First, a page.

If you think you don’t know Chris Stapleton, think again. This man has been Nashville’s best kept secret for over 10 years, writing hits for the likes of Luke Bryan, Darius Rucker, Kenny Chesney and even British songstress Adele to name just a few. Having established himself as one of the best songwriters on the country music scene with six number ones already under his belt, it seemed only fitting that the next step would be the release of his much anticipated first solo album – and boy was it worth the wait.
Peaking at number 2 on the Billboard Top Country Album Chart and number 14 on the US Billboard Top 100 Chart, Traveller has earned Stapleton huge praise and has more than met the expectations for those awaiting his debut record.
Two of the fourteen tracks on the album are covers. A cover can tell you a lot about an artist – many songs are changed so drastically when covered that you aren’t even sure what the original was. Stapleton however ensures that whilst making the song his own, he still tips his hat to the original and keeps what made these songs so popular to begin with at the root of his singing. The first, Tennessee Whiskey, is a song made famous by the late George Jones, who I think would have been more than pleased with what Stapleton achieved with his version of the hit. Stapleton gives the song a bluesy feel that even those who dislike country music crossing over into other genres would love. It showcases the rawness and versatility in his voice perfectly and along with the hard hitting Charlie Daniel’s Band cover of ‘Was It 26’ allows you to become engrossed in every word – a theme which runs throughout the album.
The album opens with lead single ‘Traveller’, an honest take by Stapleton on the new direction his life is headed. Written shortly after the death of his Father in 2013, this song coalesced during a 1,600 mile trip in a newly purchased Jeep with Stapleton’s singer/songwriter wife Morgane. It not only refers to the abundance of travelling which accompanies the life of a musician, but also has a deeper meaning in the new journey Chris was about to embark on without his Father. Lyrics such as ‘Couldn’t tell you honey, I don’t know, Where I’m going but I’ve got to go, ‘Cause every turn reveals some other road, and I’m a traveller’ show the lyrical emphasis that Stapleton puts on his songs, add in a catchy beat and vocals that give you goose bumps and you can see why this song is a clear favourite from the album.
Stapleton’s vocals require no in-studio technological alterations and they are both raw and heartfelt. It is these attributes that really put this album on a pedestal for one of the best of 2015. Intimacy is at its hallmark – whilst listening I found myself drowning out all background noise and hanging onto every word as he delivered knock-out punch after knock-out punch where the first song is just as good as the last – there are no album fillers here. Songs such as ‘Daddy Doesn’t Pray Anymore’ and ‘Whiskey and You’ (side note: Tim McGraw saw the brilliance of this song and recorded it for his 2007 album Let Me Go) will never fit the criteria to be heard on the radio, but they do fit the criteria of a great country music song. All you hear are Stapleton and his acoustic guitar (and when songs are as good as these two that is all you need!). The soul in his voice will make the hairs stand up on your neck.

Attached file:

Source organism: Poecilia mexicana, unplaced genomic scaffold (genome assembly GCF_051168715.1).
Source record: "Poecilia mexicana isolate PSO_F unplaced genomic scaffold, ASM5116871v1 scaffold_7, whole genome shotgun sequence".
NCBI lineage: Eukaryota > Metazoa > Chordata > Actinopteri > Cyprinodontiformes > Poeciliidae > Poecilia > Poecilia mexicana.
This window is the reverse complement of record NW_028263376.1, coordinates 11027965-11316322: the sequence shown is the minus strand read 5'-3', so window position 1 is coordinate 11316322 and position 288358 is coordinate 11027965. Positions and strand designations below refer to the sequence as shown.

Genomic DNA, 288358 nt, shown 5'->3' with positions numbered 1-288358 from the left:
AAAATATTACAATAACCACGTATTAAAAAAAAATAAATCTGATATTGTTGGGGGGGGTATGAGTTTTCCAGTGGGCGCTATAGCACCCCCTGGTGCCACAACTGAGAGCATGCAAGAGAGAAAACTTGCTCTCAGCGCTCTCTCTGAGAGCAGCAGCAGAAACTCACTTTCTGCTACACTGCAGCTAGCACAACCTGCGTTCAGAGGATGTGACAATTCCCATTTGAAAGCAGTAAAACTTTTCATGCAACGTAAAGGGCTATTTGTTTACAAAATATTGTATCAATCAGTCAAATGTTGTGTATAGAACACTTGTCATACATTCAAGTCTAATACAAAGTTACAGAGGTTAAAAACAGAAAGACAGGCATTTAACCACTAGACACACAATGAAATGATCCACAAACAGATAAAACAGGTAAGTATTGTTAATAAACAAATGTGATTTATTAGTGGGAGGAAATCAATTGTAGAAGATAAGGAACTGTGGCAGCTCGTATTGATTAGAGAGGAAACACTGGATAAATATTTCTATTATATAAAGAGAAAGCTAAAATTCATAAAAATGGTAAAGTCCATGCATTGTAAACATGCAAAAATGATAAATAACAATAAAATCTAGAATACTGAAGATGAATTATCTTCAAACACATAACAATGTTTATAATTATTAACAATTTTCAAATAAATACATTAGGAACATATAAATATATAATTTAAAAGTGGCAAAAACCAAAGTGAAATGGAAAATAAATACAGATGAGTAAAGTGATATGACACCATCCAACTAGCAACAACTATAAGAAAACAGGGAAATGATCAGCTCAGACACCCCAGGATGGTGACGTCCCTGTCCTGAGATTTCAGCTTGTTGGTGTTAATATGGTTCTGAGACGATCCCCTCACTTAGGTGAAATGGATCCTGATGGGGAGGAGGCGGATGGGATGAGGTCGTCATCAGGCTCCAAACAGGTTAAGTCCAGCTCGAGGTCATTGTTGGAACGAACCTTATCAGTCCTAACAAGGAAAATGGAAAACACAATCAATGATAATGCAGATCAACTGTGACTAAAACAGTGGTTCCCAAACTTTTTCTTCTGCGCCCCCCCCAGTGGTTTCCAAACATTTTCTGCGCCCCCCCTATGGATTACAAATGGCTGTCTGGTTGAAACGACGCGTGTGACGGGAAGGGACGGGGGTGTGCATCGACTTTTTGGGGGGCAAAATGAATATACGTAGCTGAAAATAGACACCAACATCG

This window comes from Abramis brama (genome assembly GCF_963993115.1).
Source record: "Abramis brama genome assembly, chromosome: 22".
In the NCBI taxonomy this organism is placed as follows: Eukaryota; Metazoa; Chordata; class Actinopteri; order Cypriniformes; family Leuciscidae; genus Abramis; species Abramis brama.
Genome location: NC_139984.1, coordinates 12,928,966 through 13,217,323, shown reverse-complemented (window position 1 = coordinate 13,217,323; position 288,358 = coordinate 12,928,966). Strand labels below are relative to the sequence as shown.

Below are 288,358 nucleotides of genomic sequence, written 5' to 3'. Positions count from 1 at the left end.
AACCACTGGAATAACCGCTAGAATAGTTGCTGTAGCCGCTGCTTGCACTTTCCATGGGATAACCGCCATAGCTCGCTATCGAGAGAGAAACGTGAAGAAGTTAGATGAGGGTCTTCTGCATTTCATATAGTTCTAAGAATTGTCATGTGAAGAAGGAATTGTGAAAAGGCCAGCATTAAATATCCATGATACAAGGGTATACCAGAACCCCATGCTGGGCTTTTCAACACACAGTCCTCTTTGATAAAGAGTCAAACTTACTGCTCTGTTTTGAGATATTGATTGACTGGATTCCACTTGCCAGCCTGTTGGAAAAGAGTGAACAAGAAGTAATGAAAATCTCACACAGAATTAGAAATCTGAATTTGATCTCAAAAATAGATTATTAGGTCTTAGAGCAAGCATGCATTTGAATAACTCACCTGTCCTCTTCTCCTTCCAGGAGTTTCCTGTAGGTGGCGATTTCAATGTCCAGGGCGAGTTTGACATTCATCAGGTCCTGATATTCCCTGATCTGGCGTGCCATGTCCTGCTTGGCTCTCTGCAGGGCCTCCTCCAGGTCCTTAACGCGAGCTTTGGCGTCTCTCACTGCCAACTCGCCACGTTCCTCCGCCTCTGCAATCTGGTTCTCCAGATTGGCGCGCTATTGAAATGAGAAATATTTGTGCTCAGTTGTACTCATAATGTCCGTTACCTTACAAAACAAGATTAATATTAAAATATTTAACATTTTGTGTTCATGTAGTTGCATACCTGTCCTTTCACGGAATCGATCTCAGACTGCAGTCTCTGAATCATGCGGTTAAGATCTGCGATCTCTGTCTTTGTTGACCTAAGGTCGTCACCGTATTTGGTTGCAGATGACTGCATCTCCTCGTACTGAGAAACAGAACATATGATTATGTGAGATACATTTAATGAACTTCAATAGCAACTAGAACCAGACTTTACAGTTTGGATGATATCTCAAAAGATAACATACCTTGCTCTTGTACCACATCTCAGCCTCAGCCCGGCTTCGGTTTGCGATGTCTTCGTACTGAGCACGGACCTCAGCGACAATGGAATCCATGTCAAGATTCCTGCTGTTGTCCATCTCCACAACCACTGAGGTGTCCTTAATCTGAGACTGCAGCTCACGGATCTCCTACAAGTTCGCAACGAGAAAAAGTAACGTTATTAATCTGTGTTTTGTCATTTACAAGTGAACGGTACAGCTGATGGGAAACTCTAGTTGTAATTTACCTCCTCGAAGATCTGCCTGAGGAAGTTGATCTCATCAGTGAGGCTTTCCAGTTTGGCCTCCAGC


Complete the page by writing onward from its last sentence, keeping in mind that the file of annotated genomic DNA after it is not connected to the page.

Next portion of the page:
When he needs to, Stapleton can shout out lyrics during the chorus of a song and then revert to a mere whisper during the verse allowing the listener to feel the sadness dripping from every line. This is a man who yields his voice like a deadly weapon, drawing in the innocent passer-by and allowing them to fall under the Stapleton spell.
Other stand out songs on the album include ‘Parachute’, ‘Nobody to Blame’ and ‘The Devil Named Music’, which I would love to talk for hours about but I have run out of superlatives. In case you haven’t already guessed, this album is completely flawless.
If I had to rate it out of ten I’d give it eleven, and would urge anybody who hasn’t already got a copy of Traveller to go out and buy two – one for the house and one for the car! It is rare to come across a record (in particular a debut record) to tick every box on the musical checklist. When Stapleton wants to give gut wrenching vocals that leave you senseless he can, and when he wants to give you that southern rock driving anthem to shift gears to and go that little bit faster he can. For those worrying that country music is dead, let me assure you that it isn’t.
For those calling this Traditional Country – it isn’t, it’s just plain and simply country music in every sense of the word. From his beard to his boots this guy oozes country, and I for one feel privileged to have heard such a great record. Props have to go to Stapleton’s co-producer Dave Cobb (who has previously worked with the likes of Sturgill Simpson and Jason Isbell) in channelling the emotion and honestly in the music and allowing it to transcend beautifully into a piece of art.
This debut album has earned Stapleton an unprecedented 3 Country Music Award Nominations, including Album of the Year and Male Vocalist of the Year. I for one hope that he produces a clean sweep, so that others may take note and follow Stapleton’s lead in returning country music to where it is at its best.
In case you didn’t already know, Chris Stapleton will be at next year’s Country2Country festivals across the UK in March. If you get the chance to hear him sing, take it – you won’t regret it.
Twitter – @andyc19942 @LifeInASong_UK
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